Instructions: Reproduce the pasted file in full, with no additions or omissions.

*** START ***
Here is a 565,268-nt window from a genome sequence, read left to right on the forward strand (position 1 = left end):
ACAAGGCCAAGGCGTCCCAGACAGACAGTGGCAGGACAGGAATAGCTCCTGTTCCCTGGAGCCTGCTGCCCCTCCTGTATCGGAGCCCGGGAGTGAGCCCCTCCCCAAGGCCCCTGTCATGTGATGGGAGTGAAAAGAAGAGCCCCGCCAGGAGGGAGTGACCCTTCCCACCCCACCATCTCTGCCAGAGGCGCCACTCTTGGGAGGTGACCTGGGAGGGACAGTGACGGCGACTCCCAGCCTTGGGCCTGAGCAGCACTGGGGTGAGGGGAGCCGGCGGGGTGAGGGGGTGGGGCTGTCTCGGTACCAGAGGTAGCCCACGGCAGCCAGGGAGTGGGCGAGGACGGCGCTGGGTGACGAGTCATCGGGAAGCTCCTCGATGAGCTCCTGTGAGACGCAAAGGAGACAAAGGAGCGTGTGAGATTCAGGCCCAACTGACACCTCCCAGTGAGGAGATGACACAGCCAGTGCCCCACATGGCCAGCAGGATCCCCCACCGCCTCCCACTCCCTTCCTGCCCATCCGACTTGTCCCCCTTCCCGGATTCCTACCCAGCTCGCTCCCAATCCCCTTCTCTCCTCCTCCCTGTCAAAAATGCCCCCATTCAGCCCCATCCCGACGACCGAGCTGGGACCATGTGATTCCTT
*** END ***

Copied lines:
Here is a 565,268-nt window from a genome sequence, read left to right on the forward strand (position 1 = left end):
ACAAGGCCAAGGCGTCCCAGACAGACAGTGGCAGGACAGGAATAGCTCCTGTTCCCTGGAGCCTGCTGCCCCTCCTGTATCGGAGCCCGGGAGTGAGCCCCTCCCCAAGGCCCCTGTCATGTGATGGGAGTGAAAAGAAGAGCCCCGCCAGGAGGGAGTGACCCTTCCCACCCCACCATCTCTGCCAGAGGCGCCACTCTTGGGAGGTGACCTGGGAGGGACAGTGACGGCGACTCCCAGCCTTGGGCCTGAGCAGCACTGGGGTGAGGGGAGCCGGCGGGGTGAGGGGGTGGGGCTGTCTCGGTACCAGAGGTAGCCCACGGCAGCCAGGGAGTGGGCGAGGACGGCGCTGGGTGACGAGTCATCGGGAAGCTCCTCGATGAGCTCCTGTGAGACGCAAAGGAGACAAAGGAGCGTGTGAGATTCAGGCCCAACTGACACCTCCCAGTGAGGAGATGACACAGCCAGTGCCCCACATGGCCAGCAGGATCCCCCACCGCCTCCCACTCCCTTCCTGCCCATCCGACTTGTCCCCCTTCCCGGATTCCTACCCAGCTCGCTCCCAATCCCCTTCTCTCCTCCTCCCTGTCAAAAATGCCCCCATTCAGCCCCATCCCGACGACCGAGCTGGGACCATGTGATTCCTT